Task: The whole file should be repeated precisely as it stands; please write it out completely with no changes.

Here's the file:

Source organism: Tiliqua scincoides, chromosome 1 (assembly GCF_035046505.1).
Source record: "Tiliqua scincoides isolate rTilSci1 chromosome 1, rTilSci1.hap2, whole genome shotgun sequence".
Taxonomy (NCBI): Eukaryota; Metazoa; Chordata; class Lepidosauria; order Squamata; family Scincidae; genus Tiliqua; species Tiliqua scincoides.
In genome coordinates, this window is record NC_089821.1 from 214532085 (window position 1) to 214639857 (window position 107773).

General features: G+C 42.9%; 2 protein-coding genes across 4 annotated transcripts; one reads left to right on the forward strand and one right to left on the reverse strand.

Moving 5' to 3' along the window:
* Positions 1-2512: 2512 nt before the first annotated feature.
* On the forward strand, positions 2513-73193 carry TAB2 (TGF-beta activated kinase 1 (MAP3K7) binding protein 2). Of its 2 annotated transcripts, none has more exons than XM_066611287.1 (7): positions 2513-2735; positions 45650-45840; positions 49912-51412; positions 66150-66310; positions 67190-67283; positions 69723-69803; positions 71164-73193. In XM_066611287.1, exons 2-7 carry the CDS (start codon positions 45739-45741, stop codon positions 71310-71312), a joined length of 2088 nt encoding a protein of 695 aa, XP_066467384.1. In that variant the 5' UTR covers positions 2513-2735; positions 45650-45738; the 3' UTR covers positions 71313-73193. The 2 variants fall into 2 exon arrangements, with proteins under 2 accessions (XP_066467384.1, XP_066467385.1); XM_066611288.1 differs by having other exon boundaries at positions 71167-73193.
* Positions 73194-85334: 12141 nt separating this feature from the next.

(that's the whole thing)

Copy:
Source organism: Tiliqua scincoides, chromosome 1 (assembly GCF_035046505.1).
Source record: "Tiliqua scincoides isolate rTilSci1 chromosome 1, rTilSci1.hap2, whole genome shotgun sequence".
Taxonomy (NCBI): Eukaryota; Metazoa; Chordata; class Lepidosauria; order Squamata; family Scincidae; genus Tiliqua; species Tiliqua scincoides.
In genome coordinates, this window is record NC_089821.1 from 214532085 (window position 1) to 214639857 (window position 107773).

General features: G+C 42.9%; 2 protein-coding genes across 4 annotated transcripts; one reads left to right on the forward strand and one right to left on the reverse strand.

Moving 5' to 3' along the window:
* Positions 1-2512: 2512 nt before the first annotated feature.
* On the forward strand, positions 2513-73193 carry TAB2 (TGF-beta activated kinase 1 (MAP3K7) binding protein 2). Of its 2 annotated transcripts, none has more exons than XM_066611287.1 (7): positions 2513-2735; positions 45650-45840; positions 49912-51412; positions 66150-66310; positions 67190-67283; positions 69723-69803; positions 71164-73193. In XM_066611287.1, exons 2-7 carry the CDS (start codon positions 45739-45741, stop codon positions 71310-71312), a joined length of 2088 nt encoding a protein of 695 aa, XP_066467384.1. In that variant the 5' UTR covers positions 2513-2735; positions 45650-45738; the 3' UTR covers positions 71313-73193. The 2 variants fall into 2 exon arrangements, with proteins under 2 accessions (XP_066467384.1, XP_066467385.1); XM_066611288.1 differs by having other exon boundaries at positions 71167-73193.
* Positions 73194-85334: 12141 nt separating this feature from the next.